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Anti-gun forces shift to ‘small-ball’ efforts
Pressure now will move to private sector
Question of the Day
Democrats in Congress, following the lead of President Obama, are now playing small ball on gun control after their post-Newtown hopes of significant legislation were dashed.
Capitol Hill Democrats are now focusing on modest moves, such as funding gun-violence prevention and calling for "smart guns" that only authorized users can operate.
For their part, prominent gun-control groups are looking outside Washington and toward the private sector, where they hope to pressure companies to disassociate themselves from guns and gun transactions.
An affiliate of Mayors Against Illegal Guns, for example, is demanding that Facebook and Instagram "prohibit gun sales from [their] platforms immediately," pointing to an Iowa man arrested after, authorities say, using Facebook to facilitate an illegal gun purchase involving an undercover police officer.
But a Facebook spokesman said it already prohibits sales or promotion of weapons in advertising, and said they encourage people who come across any illegal activity to report it.
Meanwhile, the Coalition to Stop Gun Violence delivered a petition with 5,100 signatures to Visa's D.C. offices Thursday, demanding that the credit-card company end an affiliate program with the NRA. Visa did not respond to a request for comment on the petition drive.
On Capitol Hill, the action is chiefly on the funding side.
Last month's spending bill to fund government operations in 2014 contained $8.5 million for programs to reduce gun crimes and gang violence, $58.5 million for grants to states to get them to turn over more records to the federal background check system — an increase of $40 million over fiscal 2013 levels — and $128 million for the FBI to operate the background checks.
A year ago at this time, the Senate was gearing up for a big debate over major gun-control legislation, including a ban on high-powered, semiautomatic rifles and high-capacity ammunition magazines, as well as requiring background checks for all gun purchases.
Those plans, however, collapsed in April, when they fell victim to a GOP-led filibuster.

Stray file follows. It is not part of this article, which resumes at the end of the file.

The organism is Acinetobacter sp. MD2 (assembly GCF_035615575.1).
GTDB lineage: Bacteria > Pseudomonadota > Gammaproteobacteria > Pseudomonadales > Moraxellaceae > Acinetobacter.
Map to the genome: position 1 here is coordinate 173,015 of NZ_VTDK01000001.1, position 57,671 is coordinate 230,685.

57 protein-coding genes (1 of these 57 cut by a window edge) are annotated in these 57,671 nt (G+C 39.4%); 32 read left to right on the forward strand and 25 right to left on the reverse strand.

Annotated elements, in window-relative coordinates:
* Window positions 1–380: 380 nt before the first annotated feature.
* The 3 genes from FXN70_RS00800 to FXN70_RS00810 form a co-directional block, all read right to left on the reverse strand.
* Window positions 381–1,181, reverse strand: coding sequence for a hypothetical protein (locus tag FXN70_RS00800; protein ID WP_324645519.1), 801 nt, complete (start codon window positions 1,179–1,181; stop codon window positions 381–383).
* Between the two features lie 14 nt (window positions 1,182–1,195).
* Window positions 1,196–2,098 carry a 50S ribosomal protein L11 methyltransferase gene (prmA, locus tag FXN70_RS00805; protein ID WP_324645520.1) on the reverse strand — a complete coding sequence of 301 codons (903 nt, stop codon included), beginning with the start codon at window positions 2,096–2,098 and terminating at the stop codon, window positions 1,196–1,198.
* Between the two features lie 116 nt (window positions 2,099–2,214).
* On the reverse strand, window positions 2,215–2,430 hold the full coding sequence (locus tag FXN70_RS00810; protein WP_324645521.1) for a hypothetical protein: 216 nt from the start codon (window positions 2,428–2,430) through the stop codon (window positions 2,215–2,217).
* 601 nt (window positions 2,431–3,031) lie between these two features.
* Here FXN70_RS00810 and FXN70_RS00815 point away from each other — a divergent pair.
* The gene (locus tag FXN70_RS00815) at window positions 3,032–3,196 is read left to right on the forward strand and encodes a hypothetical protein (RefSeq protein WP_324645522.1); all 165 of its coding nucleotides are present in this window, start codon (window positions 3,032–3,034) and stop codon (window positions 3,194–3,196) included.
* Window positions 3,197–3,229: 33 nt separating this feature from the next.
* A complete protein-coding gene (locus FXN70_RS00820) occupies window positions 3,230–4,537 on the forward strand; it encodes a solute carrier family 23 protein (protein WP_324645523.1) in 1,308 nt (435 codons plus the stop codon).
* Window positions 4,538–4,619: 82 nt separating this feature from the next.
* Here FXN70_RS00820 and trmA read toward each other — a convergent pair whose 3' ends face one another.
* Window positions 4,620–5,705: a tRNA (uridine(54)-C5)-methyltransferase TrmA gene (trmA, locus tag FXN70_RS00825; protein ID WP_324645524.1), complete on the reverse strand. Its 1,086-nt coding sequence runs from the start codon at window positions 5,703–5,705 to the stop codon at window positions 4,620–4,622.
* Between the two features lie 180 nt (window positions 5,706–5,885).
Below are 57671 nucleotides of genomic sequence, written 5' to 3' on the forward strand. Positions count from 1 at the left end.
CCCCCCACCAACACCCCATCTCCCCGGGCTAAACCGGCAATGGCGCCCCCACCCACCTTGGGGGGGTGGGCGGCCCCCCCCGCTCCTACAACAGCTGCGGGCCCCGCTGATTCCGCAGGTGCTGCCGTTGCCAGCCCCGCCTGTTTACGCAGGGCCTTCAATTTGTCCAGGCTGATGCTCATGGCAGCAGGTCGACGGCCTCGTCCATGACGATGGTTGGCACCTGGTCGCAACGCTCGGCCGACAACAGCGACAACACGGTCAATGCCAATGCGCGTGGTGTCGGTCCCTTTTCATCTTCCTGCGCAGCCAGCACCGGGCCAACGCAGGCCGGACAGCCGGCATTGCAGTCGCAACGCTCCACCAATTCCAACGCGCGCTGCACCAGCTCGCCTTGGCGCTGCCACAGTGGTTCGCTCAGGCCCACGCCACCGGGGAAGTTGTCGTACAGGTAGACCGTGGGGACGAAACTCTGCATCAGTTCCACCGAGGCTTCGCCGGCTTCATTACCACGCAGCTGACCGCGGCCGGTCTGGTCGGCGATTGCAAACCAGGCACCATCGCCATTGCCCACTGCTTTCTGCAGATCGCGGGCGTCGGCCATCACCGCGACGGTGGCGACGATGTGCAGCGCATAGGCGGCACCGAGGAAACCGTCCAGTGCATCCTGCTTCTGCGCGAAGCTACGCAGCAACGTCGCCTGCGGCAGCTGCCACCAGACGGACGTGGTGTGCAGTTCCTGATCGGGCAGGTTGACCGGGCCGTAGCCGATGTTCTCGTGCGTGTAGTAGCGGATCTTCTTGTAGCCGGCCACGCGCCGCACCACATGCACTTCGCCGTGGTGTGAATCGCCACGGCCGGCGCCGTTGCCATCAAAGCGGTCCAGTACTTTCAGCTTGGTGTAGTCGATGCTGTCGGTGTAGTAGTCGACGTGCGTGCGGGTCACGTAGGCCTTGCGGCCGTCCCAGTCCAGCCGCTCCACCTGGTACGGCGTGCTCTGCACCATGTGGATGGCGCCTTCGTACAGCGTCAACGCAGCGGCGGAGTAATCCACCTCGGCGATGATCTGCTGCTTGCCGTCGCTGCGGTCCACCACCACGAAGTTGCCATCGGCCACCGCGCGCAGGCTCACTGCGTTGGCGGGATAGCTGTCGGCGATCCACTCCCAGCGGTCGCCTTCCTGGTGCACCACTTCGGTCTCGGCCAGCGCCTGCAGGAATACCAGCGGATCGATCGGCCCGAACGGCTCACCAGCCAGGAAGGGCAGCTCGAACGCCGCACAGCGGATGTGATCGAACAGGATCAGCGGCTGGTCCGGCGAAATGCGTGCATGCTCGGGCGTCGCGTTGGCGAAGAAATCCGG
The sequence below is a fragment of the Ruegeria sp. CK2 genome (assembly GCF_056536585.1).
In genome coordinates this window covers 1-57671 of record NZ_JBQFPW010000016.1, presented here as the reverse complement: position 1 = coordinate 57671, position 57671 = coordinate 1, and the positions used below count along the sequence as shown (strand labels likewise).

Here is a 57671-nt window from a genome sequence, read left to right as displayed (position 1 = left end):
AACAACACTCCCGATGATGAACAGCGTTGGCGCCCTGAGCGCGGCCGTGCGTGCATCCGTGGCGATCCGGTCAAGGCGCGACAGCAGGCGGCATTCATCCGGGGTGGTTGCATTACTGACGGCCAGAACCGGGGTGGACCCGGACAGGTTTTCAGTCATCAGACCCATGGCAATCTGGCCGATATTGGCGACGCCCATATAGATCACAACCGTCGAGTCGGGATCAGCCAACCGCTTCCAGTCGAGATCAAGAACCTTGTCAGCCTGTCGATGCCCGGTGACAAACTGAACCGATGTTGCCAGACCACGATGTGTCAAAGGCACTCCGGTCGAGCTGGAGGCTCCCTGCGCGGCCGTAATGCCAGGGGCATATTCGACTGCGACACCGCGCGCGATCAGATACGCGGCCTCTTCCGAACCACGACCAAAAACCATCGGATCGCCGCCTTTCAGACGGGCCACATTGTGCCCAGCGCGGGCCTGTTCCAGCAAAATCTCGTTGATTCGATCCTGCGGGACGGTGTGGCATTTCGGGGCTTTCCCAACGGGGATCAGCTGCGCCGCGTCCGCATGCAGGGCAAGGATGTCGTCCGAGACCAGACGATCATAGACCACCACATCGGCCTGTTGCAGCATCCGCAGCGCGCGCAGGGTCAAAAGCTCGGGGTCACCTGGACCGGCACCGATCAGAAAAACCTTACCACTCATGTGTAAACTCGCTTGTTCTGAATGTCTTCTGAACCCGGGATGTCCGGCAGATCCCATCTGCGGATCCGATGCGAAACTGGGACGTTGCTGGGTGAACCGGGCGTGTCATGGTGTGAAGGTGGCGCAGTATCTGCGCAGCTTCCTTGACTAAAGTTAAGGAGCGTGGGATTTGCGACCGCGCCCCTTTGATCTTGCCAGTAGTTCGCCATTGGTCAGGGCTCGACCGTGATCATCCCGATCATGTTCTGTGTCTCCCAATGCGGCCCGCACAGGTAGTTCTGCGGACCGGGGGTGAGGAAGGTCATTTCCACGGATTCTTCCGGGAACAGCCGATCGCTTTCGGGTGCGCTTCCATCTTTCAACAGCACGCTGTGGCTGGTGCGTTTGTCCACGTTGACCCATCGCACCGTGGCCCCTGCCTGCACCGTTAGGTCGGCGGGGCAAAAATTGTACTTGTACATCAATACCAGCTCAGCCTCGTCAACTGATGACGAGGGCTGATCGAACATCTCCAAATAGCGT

"I think all of you have to remember it's going to be a long battle," Rep. Carolyn McCarthy, New York Democrat, told gun-control advocates at a recent event on Capitol Hill.
The flurry of gun-control bills after the Dec. 2012 shooting spree at Sandy Hook Elementary School in Newtown, Conn., has shrunk to a trickle, with lawmakers now settling for non-binding resolutions condemning gun violence.
"Instead of shooting for the moon, they said, 'Maybe if we small-ball things we can get going,'" Republican strategist Ford O'Connell said of the most recent efforts, while adding that gun-rights groups such as the NRA would be following even "small ball" items quite closely.
Sen. Edward J. Markey, Massachusetts Democrat, did renew a push to require all newly-manufactured handguns to be "personalized" with technology that prevents them from being used by criminals or the mentally ill.
But the momentum appears to be going in the other direction.
Sen. Rand Paul, Kentucky Republican, tried to lift a federal ban on carrying firearms into post offices earlier this month. That effort failed in the Senate Homeland Security and Governmental Affairs Committee, but the panel did vote unanimously to allow guns on post office grounds, though not the buildings themselves.
"After Newtown, gun rights were on the ropes — at least it appeared," said Adam Winkler, a constitutional law expert at the UCLA School of Law. "Perhaps the Newtown effect is starting to fade."
© Copyright 2014 The Washington Times, LLC. Click here for reprint permission.
About the Author
David Sherfinski covers politics for The Washington Times. He can be reached at firstname.lastname@example.org.
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